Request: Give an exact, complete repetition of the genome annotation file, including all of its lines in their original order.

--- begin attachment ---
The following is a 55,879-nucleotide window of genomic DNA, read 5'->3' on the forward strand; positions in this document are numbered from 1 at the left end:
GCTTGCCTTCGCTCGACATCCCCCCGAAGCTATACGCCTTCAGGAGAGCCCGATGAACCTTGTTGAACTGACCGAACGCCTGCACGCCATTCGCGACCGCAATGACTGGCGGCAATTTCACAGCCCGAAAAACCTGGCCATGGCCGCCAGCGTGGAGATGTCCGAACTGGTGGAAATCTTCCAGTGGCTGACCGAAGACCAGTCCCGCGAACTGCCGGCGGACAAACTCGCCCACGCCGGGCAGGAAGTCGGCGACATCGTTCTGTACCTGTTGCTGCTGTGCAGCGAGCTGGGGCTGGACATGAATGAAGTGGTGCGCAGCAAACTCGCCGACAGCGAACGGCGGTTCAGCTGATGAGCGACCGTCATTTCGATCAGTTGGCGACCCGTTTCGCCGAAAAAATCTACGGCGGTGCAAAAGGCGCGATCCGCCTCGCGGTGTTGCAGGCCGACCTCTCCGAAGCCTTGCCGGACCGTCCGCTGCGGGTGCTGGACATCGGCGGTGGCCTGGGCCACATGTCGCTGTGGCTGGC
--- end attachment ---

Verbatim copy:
The following is a 55,879-nucleotide window of genomic DNA, read 5'->3' on the forward strand; positions in this document are numbered from 1 at the left end:
GCTTGCCTTCGCTCGACATCCCCCCGAAGCTATACGCCTTCAGGAGAGCCCGATGAACCTTGTTGAACTGACCGAACGCCTGCACGCCATTCGCGACCGCAATGACTGGCGGCAATTTCACAGCCCGAAAAACCTGGCCATGGCCGCCAGCGTGGAGATGTCCGAACTGGTGGAAATCTTCCAGTGGCTGACCGAAGACCAGTCCCGCGAACTGCCGGCGGACAAACTCGCCCACGCCGGGCAGGAAGTCGGCGACATCGTTCTGTACCTGTTGCTGCTGTGCAGCGAGCTGGGGCTGGACATGAATGAAGTGGTGCGCAGCAAACTCGCCGACAGCGAACGGCGGTTCAGCTGATGAGCGACCGTCATTTCGATCAGTTGGCGACCCGTTTCGCCGAAAAAATCTACGGCGGTGCAAAAGGCGCGATCCGCCTCGCGGTGTTGCAGGCCGACCTCTCCGAAGCCTTGCCGGACCGTCCGCTGCGGGTGCTGGACATCGGCGGTGGCCTGGGCCACATGTCGCTGTGGCTGGC